A forensics expert has said the angle of marks on the door proved that Mr Pistorius was not wearing his prosthetic legs when he hit the door repeatedly with a cricket bat.
The defence lawyer showed the court a photograph of Mr Pistorius’ legs, with white socks and blood stains up to the knee.
The trial, which is now in its 10th day, is expected to call on more than 100 witnesses. It had been set to last for three weeks but looks likely to be extended.
The state is seeking to convince the court that Mr Pistorius and Ms Steenkamp – a 29-year-old model, reality TV star and law graduate – had an argument before the athlete fired the shots that killed her.
There are no juries at trials in South Africa, and his fate will ultimately be decided by the judge, assisted by two assessors.
If found guilty, the 27-year-old, a national sporting hero dubbed the “blade runner”, could face life imprisonment.
Mr Pistorius said in his statement at the start of the trial that he woke in the early hours and walked on his stumps to the balcony, pulled in two fans, closed the sliding door and drew curtains. He said that shortly before he had spoken to Reeva, who was in bed beside him.
He said he rejected prosecution claims that a witness heard arguing coming from the house before the shooting.
2. Bathroom noise
Mr Pistorius said he heard the bathroom window sliding open and believed that an intruder, or intruders, had entered the bathroom through a window which was not fitted with burglar bars.
“Unbeknown to me, Reeva must have gone to the toilet in the bathroom at the time I brought in the fans,” he said.
Mr Pistorius said he approached the bathroom armed with his firearm, to defend himself and his girlfriend, believing Ms Steenkamp was still in bed.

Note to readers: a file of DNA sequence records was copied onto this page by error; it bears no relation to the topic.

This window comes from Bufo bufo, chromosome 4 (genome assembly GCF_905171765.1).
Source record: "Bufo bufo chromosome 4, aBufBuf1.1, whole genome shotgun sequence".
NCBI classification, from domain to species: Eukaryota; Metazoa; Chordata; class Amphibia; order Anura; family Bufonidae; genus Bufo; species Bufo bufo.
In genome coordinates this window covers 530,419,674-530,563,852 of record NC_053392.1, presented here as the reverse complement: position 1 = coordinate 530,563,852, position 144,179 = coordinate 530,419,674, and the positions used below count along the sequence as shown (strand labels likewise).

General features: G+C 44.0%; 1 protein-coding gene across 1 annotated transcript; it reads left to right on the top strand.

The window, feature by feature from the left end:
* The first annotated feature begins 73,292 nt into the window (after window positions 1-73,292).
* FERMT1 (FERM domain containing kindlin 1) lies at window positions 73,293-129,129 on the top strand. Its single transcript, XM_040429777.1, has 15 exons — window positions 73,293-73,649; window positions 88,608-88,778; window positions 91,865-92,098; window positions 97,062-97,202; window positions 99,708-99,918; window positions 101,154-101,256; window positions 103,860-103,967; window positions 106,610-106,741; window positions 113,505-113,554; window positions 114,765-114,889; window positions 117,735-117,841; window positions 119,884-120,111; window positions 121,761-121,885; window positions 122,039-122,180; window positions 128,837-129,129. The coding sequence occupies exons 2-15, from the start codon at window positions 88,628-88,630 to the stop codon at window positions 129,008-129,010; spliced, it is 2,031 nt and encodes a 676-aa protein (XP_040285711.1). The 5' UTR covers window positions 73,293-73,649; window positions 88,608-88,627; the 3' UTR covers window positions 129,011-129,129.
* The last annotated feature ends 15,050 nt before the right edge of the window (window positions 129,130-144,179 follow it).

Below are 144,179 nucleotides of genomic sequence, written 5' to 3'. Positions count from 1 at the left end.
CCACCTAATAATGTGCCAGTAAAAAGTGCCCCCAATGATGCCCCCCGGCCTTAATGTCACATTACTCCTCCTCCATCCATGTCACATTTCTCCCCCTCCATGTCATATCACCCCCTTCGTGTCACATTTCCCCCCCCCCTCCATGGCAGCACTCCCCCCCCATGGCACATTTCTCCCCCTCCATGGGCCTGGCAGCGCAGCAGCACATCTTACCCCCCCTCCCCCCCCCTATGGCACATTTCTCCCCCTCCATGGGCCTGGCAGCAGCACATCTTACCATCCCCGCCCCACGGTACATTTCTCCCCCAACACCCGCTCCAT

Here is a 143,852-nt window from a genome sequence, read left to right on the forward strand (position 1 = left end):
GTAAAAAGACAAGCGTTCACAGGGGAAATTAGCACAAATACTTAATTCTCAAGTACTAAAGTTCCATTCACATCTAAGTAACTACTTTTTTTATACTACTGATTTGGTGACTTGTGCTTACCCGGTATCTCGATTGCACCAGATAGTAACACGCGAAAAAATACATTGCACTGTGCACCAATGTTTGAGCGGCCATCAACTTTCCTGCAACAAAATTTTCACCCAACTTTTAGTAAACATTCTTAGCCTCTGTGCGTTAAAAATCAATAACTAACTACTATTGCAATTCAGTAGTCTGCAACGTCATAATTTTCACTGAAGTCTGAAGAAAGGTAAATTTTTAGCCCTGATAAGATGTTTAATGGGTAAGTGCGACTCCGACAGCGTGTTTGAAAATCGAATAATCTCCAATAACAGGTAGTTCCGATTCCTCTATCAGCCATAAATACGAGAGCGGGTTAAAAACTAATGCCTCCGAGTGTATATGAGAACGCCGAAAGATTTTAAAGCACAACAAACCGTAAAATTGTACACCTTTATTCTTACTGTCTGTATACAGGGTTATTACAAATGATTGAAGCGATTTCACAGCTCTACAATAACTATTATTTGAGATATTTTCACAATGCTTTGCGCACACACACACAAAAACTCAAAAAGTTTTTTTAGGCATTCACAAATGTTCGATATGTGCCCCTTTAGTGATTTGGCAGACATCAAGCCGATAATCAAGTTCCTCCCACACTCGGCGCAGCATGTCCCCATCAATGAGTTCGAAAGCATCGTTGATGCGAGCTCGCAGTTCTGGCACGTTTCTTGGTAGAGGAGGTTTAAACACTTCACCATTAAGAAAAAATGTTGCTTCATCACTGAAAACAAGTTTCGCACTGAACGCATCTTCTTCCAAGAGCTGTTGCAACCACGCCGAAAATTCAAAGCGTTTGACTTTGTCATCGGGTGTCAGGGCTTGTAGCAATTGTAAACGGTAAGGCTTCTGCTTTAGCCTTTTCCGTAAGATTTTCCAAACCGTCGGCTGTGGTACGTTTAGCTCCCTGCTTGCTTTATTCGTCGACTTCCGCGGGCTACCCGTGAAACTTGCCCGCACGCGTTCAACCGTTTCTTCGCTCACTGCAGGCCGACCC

Both sides agree four bullets were fired. Ms Steenkamp was hit three times.
Mr Pistorius said he fired his weapon after hearing a noise in the toilet which he thought was the intruder coming out of the toilet to attack him and Ms Steenkamp.
He said he was in a fearful state, knowing he was on his stumps and unable to run away or properly defend himself.
Mr Pistorius said he rejected claims that he was on his prostheses when he shot at the door.
A witness told the trial she woke to hear a woman screaming and a man shouting for help. She said that after the screams she heard four shots.
At his bail hearing last year, Mr Pistorius said he went back to the bedroom after shooting at the toilet door, then noticed Ms Steenkamp was not in bed.
Mr Pistorius said he then realised she could have been in the toilet.
5. Toilet door
Mr Pistorius said he went back to the bathroom but the toilet was locked, so he returned to the bedroom, pulled on his prosthetic legs, turned on the lights before bashing in the toilet door with a cricket bat.
Forensics expert Johannes Vermeulen told the court that the height of the marks on the door caused by the cricket bat suggest Mr Pistorius was on his stumps at the time.
6. Emergency calls
Mr Pistorius’s defence team has said he then called security at the gated housing complex and a private paramedic service before carrying Ms Steenkamp downstairs.
But security guard Pieter Baba told the trial he had called Mr Pistorius first, in response to neighbours’ reports of gunfire, and not the other way round.
He said Mr Pistorius had told him: “Everything is fine,” before calling him back a few minutes later and crying down the phone.